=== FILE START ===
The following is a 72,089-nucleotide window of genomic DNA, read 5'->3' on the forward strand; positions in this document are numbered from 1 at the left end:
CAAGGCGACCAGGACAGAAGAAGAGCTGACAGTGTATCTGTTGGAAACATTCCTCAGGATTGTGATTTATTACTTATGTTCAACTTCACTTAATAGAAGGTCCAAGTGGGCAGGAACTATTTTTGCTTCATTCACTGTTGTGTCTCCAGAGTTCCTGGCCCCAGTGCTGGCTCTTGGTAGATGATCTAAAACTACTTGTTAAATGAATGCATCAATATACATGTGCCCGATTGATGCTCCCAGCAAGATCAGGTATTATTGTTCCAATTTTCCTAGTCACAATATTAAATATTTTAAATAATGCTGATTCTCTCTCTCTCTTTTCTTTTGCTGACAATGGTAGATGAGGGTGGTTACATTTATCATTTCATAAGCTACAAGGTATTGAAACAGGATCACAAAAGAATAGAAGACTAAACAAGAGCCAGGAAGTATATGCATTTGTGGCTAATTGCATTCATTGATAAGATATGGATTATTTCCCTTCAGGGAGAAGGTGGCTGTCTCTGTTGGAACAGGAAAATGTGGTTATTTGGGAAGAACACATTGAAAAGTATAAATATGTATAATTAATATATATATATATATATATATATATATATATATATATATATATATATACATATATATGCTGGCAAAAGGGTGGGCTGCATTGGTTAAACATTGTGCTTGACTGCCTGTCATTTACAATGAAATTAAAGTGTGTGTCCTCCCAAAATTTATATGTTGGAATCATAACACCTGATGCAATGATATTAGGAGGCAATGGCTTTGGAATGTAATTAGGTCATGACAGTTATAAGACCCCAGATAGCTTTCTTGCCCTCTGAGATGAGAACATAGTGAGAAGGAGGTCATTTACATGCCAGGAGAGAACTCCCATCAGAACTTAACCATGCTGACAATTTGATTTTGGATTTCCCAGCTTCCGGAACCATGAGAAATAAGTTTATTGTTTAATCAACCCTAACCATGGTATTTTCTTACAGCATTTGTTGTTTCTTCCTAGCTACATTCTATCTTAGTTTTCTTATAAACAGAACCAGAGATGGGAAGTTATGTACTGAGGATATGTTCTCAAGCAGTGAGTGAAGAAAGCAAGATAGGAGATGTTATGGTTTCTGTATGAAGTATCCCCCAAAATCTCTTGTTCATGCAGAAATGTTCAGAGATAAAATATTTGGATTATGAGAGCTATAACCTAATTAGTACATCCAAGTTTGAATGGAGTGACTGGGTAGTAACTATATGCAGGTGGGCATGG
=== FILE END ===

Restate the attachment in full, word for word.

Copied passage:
The following is a 72,089-nucleotide window of genomic DNA, read 5'->3' on the forward strand; positions in this document are numbered from 1 at the left end:
CAAGGCGACCAGGACAGAAGAAGAGCTGACAGTGTATCTGTTGGAAACATTCCTCAGGATTGTGATTTATTACTTATGTTCAACTTCACTTAATAGAAGGTCCAAGTGGGCAGGAACTATTTTTGCTTCATTCACTGTTGTGTCTCCAGAGTTCCTGGCCCCAGTGCTGGCTCTTGGTAGATGATCTAAAACTACTTGTTAAATGAATGCATCAATATACATGTGCCCGATTGATGCTCCCAGCAAGATCAGGTATTATTGTTCCAATTTTCCTAGTCACAATATTAAATATTTTAAATAATGCTGATTCTCTCTCTCTCTTTTCTTTTGCTGACAATGGTAGATGAGGGTGGTTACATTTATCATTTCATAAGCTACAAGGTATTGAAACAGGATCACAAAAGAATAGAAGACTAAACAAGAGCCAGGAAGTATATGCATTTGTGGCTAATTGCATTCATTGATAAGATATGGATTATTTCCCTTCAGGGAGAAGGTGGCTGTCTCTGTTGGAACAGGAAAATGTGGTTATTTGGGAAGAACACATTGAAAAGTATAAATATGTATAATTAATATATATATATATATATATATATATATATATATATATATATATATATACATATATATGCTGGCAAAAGGGTGGGCTGCATTGGTTAAACATTGTGCTTGACTGCCTGTCATTTACAATGAAATTAAAGTGTGTGTCCTCCCAAAATTTATATGTTGGAATCATAACACCTGATGCAATGATATTAGGAGGCAATGGCTTTGGAATGTAATTAGGTCATGACAGTTATAAGACCCCAGATAGCTTTCTTGCCCTCTGAGATGAGAACATAGTGAGAAGGAGGTCATTTACATGCCAGGAGAGAACTCCCATCAGAACTTAACCATGCTGACAATTTGATTTTGGATTTCCCAGCTTCCGGAACCATGAGAAATAAGTTTATTGTTTAATCAACCCTAACCATGGTATTTTCTTACAGCATTTGTTGTTTCTTCCTAGCTACATTCTATCTTAGTTTTCTTATAAACAGAACCAGAGATGGGAAGTTATGTACTGAGGATATGTTCTCAAGCAGTGAGTGAAGAAAGCAAGATAGGAGATGTTATGGTTTCTGTATGAAGTATCCCCCAAAATCTCTTGTTCATGCAGAAATGTTCAGAGATAAAATATTTGGATTATGAGAGCTATAACCTAATTAGTACATCCAAGTTTGAATGGAGTGACTGGGTAGTAACTATATGCAGGTGGGCATGG